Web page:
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According to "no free lunch theorem" (also here and here), we cannot deduce just from the data alone (without any domain knowledge) which classifier is better. Of course, we use cross-validation to do precisely that.

So what are the assumptions that we implicitly make that make cross-validation a meaningful procedure?

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  • $\begingroup$ Well first one is that your collected data is representative of future data. In particular, with large number of variables, much of the input space is unexplored by training data. $\endgroup$ – seanv507 Apr 12 '16 at 6:37
  • $\begingroup$ @seanv507 What is your definition of "representative"? $\endgroup$ – max Apr 12 '16 at 8:08
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    $\begingroup$ For now just a comment: "we cannot deduce just from the data alone" seeing that superiority of algorithms is often claimed without even a practical specification what is suitable data and what is not, deducing from data is IMHO already a big step into the right direction. $\endgroup$ – cbeleites supports Monica Apr 12 '16 at 23:15
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I had this question for myself and found three (really only two) assumptions that are important and could be violated in practice. I decided to write what I found here since this question helped to think about it.

Representative of Future Data

I personally don't like when people bring this up because NO algorithm does well when your training data is different than the test data. This is the whole point of the "no free lunch" theorem that in order to do better than random guessing you must have additional information or anything can happen.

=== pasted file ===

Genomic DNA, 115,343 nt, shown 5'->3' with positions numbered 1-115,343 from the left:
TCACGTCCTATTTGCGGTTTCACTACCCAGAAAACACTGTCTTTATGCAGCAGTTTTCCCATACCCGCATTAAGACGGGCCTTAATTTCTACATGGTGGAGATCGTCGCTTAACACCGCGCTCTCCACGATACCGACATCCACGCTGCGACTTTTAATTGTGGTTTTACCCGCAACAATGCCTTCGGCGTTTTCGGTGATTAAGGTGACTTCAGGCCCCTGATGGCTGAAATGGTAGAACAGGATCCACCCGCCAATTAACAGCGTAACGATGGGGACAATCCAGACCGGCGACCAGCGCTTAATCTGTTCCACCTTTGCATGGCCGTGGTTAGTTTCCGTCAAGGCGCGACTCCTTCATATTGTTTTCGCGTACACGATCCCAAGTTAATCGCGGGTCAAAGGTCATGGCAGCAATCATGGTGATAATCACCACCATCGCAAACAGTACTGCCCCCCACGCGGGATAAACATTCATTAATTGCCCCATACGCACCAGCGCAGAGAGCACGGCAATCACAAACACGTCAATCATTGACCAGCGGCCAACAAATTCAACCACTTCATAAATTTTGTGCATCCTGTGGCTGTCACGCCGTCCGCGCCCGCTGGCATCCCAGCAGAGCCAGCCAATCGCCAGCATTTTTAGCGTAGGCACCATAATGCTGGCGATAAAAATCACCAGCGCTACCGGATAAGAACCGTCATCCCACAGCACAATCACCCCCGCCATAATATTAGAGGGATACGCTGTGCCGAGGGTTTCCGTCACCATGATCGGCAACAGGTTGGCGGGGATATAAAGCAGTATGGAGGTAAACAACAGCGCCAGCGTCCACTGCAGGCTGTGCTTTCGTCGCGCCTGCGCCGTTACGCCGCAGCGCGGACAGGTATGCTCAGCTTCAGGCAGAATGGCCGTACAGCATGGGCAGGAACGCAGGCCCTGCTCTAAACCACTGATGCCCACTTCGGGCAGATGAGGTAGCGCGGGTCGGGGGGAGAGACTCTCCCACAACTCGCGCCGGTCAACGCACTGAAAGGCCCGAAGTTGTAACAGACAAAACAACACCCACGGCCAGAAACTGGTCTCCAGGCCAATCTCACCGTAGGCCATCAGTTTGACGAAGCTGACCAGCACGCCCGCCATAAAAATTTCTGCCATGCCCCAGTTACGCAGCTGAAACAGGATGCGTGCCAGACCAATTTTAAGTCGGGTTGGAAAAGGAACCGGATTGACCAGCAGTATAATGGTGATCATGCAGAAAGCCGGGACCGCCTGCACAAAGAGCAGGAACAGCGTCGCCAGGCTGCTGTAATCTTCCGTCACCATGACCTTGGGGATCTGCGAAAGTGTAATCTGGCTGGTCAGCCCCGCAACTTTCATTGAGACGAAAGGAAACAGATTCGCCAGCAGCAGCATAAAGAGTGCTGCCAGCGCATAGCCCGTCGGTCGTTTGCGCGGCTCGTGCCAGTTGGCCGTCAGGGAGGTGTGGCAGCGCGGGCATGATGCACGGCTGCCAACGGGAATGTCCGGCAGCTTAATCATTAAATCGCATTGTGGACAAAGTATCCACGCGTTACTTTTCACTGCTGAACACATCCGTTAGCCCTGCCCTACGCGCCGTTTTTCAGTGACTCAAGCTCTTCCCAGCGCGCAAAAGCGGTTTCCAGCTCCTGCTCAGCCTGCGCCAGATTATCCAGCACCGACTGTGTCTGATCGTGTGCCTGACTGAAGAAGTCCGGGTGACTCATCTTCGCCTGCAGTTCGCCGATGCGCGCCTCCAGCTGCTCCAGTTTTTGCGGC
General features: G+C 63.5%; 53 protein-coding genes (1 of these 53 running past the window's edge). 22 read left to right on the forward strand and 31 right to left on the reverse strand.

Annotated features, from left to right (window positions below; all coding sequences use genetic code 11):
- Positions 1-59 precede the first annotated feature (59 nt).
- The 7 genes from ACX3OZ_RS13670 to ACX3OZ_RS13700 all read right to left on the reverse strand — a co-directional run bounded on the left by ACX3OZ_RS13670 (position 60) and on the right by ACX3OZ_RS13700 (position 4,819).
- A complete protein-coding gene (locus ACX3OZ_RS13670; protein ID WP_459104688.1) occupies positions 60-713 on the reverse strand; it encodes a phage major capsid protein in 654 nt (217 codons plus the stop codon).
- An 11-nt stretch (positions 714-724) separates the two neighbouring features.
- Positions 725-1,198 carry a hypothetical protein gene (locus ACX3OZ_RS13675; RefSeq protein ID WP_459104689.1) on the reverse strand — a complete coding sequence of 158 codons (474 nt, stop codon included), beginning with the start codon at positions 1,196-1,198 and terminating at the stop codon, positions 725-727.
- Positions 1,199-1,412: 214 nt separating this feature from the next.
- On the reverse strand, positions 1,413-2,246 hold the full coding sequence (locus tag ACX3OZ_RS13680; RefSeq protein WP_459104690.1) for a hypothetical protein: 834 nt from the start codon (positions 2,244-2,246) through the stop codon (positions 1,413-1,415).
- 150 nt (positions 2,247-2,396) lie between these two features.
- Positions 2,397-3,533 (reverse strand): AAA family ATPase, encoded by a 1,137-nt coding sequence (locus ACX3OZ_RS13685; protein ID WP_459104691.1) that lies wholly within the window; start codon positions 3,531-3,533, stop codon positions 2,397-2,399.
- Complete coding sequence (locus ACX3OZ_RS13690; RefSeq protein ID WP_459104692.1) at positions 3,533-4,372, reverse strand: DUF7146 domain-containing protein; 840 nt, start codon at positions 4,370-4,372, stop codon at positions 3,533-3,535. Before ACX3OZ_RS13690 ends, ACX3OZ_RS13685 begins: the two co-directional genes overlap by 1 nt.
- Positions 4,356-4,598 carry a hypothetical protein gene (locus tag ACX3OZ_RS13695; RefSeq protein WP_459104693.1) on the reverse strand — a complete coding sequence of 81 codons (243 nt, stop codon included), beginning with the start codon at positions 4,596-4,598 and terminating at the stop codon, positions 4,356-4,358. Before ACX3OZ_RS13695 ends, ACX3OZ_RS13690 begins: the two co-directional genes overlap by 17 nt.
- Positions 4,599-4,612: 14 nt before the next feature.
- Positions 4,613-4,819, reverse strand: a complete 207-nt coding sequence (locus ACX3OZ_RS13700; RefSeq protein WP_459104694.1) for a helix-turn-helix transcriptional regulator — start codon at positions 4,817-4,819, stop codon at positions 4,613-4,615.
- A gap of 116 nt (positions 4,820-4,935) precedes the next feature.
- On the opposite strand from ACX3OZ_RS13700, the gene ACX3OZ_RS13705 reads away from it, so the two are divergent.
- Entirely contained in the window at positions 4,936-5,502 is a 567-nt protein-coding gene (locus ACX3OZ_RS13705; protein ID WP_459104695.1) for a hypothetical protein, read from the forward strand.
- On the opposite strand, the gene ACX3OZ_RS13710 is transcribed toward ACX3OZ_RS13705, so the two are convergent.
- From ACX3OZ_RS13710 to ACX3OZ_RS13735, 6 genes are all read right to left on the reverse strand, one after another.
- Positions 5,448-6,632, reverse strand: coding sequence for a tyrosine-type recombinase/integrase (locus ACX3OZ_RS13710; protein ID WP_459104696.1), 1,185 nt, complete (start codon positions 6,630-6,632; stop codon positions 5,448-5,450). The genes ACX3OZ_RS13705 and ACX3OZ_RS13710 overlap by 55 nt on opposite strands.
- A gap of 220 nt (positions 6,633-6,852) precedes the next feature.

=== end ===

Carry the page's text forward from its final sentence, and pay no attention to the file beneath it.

No Information Leakage

Okay assuming we are even in a universe where historical data is helpful then we have to make sure there is no information leakage. By that I mean information from the validation set leaks to the training set. When we partition the data into K-folds and designate one fold to be the validation set then we have "lost" information. K-fold cross validation uses that "lost" information to estimate test accuracy.

However, lets consider an extreme case. What happens if the model you used could completely guess every single point in the validation set with just the training set? Then instead of K-fold cross validation you are instead running your model k times getting exactly the same result. Obviously that would be no help whatsoever on estimating test accuracy.

In practice you couldn't tell so easy because there could just be some information leakage. A practical example is looking at the sales of different years of the same make and model of car. Car models don't change much from year to year and so sales will be really similar from year to year. If you have information from 1990-2016 and then take out 2000 as your validation partition then you haven't lost much information in your model.

Bias vs Variance trade off

K-fold cross validation make any model more complicated. That is because we believe the model is very biased by the training data. We add variance into the model (which parameters to be picked) to decrease bias. This is a known trade-off in statistics that has no clear cut optimal solution. I think this is basically a corollary of information leakage assumption though.

TLDR (Summary)

K-fold cross validation assumes that the good historical data gives a very biased model and isn't too redundant. Otherwise we are now in the domain of the free lunch theorem where even "anti-cross validation" is a good way to go.

Some references:

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